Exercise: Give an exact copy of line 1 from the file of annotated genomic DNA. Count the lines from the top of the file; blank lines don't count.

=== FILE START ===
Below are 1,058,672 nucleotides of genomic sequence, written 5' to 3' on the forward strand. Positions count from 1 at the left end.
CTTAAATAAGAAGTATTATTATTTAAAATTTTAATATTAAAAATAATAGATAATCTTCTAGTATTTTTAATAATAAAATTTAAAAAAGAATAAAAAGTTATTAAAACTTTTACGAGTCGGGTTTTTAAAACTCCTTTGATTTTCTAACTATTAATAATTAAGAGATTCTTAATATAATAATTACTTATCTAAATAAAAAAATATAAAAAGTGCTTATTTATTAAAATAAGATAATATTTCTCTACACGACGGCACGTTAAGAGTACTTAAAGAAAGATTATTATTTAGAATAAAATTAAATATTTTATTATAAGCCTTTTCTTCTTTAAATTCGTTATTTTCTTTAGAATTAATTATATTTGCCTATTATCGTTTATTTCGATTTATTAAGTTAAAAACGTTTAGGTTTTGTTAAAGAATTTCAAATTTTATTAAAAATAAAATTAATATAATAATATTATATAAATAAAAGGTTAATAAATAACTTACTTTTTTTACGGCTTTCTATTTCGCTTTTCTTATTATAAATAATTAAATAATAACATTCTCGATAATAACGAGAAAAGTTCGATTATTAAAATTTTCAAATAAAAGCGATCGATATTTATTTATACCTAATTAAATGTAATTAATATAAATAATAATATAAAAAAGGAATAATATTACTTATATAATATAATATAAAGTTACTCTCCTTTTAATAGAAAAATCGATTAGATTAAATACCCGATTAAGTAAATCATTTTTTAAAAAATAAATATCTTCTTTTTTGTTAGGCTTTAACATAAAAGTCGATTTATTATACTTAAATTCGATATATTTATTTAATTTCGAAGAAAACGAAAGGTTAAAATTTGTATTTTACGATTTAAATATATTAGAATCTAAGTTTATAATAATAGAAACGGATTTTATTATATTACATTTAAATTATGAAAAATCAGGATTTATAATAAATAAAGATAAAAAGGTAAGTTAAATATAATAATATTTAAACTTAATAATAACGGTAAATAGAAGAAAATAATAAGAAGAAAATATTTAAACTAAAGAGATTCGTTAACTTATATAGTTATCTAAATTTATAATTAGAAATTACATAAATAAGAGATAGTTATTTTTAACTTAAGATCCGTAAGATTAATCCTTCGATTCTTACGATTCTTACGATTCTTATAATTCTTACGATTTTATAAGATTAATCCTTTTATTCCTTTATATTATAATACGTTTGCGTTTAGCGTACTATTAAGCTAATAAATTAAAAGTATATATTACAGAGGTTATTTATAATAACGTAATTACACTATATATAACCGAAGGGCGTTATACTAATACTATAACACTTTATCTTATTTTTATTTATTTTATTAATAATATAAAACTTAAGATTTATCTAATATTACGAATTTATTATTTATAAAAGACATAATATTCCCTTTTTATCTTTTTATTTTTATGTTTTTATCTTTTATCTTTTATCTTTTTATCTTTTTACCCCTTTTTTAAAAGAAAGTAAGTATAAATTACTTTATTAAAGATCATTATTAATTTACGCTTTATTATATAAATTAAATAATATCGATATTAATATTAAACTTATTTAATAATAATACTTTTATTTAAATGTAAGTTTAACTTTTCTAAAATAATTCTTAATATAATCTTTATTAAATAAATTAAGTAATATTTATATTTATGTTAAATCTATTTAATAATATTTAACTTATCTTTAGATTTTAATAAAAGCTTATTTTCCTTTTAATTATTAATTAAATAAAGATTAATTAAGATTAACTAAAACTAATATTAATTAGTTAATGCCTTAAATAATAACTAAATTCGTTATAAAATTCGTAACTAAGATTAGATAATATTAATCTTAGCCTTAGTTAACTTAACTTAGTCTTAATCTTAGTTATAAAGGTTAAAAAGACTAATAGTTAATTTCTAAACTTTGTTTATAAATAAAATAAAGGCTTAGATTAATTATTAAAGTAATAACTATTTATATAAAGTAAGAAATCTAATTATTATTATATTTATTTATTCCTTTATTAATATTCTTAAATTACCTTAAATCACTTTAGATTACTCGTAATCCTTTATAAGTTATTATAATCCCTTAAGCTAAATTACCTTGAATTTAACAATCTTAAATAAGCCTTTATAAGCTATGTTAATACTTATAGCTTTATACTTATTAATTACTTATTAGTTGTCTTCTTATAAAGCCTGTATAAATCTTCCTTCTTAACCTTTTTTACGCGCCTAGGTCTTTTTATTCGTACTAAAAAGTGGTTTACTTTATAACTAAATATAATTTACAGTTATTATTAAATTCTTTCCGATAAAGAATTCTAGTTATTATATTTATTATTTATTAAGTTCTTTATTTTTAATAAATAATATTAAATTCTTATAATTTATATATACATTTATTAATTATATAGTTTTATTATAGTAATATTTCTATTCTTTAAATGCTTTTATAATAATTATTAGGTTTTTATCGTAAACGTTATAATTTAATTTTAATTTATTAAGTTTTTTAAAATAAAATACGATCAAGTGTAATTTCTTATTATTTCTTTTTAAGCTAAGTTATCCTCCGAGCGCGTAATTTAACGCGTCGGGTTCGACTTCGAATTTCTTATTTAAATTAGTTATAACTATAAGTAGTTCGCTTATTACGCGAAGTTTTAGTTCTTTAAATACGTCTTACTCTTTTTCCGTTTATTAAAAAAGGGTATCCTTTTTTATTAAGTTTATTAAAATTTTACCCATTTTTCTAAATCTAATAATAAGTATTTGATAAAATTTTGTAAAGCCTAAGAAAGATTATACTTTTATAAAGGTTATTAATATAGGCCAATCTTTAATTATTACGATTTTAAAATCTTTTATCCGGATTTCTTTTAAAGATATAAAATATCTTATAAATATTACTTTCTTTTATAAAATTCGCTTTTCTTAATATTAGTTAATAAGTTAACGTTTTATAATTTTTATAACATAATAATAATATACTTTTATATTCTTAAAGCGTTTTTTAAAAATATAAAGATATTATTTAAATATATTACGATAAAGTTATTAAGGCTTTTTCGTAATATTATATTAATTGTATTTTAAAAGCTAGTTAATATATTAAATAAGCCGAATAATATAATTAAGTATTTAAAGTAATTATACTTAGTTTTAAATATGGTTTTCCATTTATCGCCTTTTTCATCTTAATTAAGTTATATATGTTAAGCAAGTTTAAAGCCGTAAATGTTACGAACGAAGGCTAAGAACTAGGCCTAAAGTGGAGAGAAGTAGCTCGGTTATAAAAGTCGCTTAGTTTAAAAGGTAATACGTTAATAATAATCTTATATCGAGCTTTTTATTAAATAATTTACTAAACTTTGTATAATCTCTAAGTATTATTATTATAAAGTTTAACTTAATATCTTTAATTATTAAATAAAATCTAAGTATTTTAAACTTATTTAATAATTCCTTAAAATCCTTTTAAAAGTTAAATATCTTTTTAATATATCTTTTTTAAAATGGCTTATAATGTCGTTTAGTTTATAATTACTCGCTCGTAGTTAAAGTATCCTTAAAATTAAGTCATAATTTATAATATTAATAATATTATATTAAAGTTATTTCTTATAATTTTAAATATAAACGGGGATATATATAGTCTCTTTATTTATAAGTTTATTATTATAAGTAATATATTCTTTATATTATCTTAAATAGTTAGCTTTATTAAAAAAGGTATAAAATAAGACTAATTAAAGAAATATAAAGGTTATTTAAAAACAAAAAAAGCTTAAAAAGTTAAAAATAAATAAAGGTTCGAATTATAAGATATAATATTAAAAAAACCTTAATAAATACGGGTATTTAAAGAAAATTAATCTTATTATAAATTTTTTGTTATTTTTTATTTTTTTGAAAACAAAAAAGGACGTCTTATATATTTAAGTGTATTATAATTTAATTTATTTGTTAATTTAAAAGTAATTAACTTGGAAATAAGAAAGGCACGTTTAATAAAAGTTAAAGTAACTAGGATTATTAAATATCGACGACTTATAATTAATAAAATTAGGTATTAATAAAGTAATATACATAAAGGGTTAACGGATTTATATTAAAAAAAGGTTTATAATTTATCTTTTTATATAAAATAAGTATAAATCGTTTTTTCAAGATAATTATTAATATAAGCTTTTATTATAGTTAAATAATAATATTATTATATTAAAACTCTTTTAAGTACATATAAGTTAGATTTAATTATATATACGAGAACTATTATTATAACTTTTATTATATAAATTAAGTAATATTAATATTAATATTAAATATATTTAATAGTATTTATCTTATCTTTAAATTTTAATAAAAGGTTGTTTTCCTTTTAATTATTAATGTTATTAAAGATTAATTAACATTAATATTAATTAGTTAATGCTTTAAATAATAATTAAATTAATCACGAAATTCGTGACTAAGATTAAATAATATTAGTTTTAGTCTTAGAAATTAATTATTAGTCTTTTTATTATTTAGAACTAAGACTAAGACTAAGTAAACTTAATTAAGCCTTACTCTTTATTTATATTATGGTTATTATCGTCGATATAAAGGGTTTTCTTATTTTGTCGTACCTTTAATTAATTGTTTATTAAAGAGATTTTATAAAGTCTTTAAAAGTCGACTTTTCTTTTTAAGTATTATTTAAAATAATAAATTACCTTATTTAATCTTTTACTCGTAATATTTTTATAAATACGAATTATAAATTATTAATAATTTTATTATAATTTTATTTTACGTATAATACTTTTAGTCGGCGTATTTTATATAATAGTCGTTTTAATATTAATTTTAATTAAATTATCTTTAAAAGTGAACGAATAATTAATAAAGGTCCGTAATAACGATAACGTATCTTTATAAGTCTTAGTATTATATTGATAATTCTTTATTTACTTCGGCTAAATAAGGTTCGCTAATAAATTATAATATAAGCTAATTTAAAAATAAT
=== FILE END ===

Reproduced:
Below are 1,058,672 nucleotides of genomic sequence, written 5' to 3' on the forward strand. Positions count from 1 at the left end.